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Eat THIS and You Might Live Longer
If you replace red meat with beans and nuts, you will lower your risk of dying, according to research from Harvard. Specifically, people who rely on red meat as their primary source of protein could have shorter lives, but replacing animal protein with plant protein could change that.

Eating red meat can make you fat because it makes you hungrier. Find out why.

But not all meat protein carries the same risks. While red meat and especially processed red meat are unhealthy, the protein from chicken and fish is fine. Processed red meats include bacon, sausage and deli meats. Plant proteins include beans and legumes, cereals, breads, pasta and nuts.

The study: Led by Dr. Mingyang Song, a nutrition research fellow with the Harvard T.H. Chan School of Public Health, the team analyzed data from two large U.S. studies that regularly tracked participants' diets over three decades. More than 131,000 people participated. On average, each had a daily calorie intake of 14 percent animal protein and 4 percent plant protein.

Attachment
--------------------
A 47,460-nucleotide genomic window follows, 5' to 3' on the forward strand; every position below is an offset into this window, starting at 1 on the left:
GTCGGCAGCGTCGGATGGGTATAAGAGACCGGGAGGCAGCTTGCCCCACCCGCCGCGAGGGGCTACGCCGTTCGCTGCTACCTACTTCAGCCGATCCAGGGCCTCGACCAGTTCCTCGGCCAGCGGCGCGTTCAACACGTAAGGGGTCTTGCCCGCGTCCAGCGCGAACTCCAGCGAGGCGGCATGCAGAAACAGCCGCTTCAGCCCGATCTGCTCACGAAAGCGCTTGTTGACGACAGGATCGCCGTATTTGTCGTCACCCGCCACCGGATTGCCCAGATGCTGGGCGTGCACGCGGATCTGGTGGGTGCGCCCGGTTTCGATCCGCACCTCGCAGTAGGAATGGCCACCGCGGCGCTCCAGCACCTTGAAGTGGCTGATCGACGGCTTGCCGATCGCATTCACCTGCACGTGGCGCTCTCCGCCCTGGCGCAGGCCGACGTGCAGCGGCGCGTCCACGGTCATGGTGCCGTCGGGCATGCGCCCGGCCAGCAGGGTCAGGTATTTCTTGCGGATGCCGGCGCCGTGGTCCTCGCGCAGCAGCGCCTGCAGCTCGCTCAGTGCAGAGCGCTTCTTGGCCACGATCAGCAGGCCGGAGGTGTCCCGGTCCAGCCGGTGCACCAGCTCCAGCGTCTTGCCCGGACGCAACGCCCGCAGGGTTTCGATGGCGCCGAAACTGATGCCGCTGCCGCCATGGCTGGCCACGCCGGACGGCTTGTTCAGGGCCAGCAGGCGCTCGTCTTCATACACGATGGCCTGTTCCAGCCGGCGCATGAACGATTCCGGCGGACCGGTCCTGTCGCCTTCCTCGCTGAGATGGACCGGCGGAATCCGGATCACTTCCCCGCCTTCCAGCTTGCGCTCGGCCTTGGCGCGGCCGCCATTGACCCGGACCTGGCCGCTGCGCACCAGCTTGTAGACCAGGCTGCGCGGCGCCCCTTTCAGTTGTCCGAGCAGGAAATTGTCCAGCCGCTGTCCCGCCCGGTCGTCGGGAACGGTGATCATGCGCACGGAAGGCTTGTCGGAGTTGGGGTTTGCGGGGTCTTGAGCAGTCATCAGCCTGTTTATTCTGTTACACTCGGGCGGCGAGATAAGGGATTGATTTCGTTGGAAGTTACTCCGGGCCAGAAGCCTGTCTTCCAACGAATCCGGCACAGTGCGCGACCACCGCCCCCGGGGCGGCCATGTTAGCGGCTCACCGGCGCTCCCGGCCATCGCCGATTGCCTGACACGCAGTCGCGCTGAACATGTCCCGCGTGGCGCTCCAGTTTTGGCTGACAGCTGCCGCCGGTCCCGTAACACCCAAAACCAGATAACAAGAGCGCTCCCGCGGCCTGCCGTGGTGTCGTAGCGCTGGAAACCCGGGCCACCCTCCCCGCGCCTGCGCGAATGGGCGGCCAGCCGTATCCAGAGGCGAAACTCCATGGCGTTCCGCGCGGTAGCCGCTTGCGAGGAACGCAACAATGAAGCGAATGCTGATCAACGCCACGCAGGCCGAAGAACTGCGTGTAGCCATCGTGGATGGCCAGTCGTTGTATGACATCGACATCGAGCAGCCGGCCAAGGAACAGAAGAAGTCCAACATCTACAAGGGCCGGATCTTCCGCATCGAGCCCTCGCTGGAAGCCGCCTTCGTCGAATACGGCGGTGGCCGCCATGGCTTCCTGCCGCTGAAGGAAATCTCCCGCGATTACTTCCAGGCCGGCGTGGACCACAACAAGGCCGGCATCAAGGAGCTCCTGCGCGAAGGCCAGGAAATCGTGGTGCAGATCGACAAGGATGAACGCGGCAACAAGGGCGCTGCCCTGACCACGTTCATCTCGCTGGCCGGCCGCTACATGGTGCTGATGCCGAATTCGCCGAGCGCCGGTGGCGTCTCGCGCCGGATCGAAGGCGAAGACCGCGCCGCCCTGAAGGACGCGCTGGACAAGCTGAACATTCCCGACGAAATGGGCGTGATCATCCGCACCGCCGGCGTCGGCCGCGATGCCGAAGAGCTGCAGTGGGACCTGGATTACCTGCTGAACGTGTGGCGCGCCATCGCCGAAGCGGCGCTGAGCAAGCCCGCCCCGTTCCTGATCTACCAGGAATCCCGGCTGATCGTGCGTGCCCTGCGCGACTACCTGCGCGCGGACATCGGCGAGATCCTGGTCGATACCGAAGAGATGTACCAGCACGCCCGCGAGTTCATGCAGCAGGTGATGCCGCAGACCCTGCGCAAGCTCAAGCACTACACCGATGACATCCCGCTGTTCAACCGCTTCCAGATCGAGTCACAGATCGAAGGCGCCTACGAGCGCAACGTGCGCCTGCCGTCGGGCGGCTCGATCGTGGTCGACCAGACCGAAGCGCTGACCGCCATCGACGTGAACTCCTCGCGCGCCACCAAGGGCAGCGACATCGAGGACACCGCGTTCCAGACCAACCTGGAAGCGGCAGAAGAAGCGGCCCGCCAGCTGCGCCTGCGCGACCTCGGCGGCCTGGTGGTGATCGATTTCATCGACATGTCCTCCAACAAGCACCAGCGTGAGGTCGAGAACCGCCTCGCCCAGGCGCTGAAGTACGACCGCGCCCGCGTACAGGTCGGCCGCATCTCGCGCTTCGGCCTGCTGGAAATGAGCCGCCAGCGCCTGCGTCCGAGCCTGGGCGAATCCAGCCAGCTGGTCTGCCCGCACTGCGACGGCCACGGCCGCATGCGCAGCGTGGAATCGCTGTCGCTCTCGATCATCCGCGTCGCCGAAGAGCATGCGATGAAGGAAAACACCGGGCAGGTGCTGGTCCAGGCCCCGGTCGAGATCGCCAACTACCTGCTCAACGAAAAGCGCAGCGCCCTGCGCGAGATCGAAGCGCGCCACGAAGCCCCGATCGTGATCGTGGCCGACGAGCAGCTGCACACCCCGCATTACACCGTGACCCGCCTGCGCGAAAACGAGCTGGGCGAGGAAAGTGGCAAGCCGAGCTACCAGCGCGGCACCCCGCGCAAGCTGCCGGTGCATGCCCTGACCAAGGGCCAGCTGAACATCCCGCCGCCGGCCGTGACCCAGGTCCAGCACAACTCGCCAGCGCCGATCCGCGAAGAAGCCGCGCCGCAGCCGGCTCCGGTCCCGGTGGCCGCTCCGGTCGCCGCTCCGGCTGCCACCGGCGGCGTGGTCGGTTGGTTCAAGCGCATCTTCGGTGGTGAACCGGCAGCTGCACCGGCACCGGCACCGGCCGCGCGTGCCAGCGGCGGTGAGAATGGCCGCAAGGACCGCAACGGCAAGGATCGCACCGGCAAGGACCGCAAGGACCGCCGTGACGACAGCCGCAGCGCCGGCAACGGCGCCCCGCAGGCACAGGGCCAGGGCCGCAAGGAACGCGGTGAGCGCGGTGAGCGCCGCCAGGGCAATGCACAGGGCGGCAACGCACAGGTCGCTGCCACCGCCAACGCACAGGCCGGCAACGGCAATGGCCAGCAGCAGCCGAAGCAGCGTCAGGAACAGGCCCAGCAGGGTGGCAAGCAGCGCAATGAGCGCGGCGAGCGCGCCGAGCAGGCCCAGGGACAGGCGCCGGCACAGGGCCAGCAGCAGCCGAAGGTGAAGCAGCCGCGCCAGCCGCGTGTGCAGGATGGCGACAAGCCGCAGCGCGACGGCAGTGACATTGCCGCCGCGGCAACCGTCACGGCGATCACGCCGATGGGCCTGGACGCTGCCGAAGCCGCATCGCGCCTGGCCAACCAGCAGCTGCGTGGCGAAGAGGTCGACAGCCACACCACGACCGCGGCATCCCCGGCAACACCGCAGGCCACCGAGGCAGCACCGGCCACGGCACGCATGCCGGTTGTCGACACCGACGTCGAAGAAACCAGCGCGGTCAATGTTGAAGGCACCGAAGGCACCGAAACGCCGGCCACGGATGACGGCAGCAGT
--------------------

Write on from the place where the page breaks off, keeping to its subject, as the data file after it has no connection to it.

The results:

  • Each 3 percent increase in plant protein as part of the daily diet lowered the risk of death from all causes by 10 percent and lowered the risk of a heart-related death by 12 percent.

  • Each 10 percent increase of animal protein added to total daily calories increased the risk of death from all causes by 2 percent and increased the risk of a heart-related death by 8 percent.

  • Exchanging 3 percent of calories from animal protein with plant protein lowered the overall risk of premature death, based on the type of animal protein being substituted. Specifically, the risk of early death dropped 34 percent if people ate less processed red meat, 12 percent for less unprocessed red meat and 19 percent for fewer eggs.

The takeaway: You don't have to become a vegetarian. But instead of eating a steak, eat a skinless chicken breast. Instead of a burger, choose salmon. Save the steaks, burgers and bacon for occasional treats.

The study findings were published in the journal JAMA Internal Medicine.

Your brain is hungry! And it's not asking for a Big Mac and fries. Find out five foods that make your brain happy.

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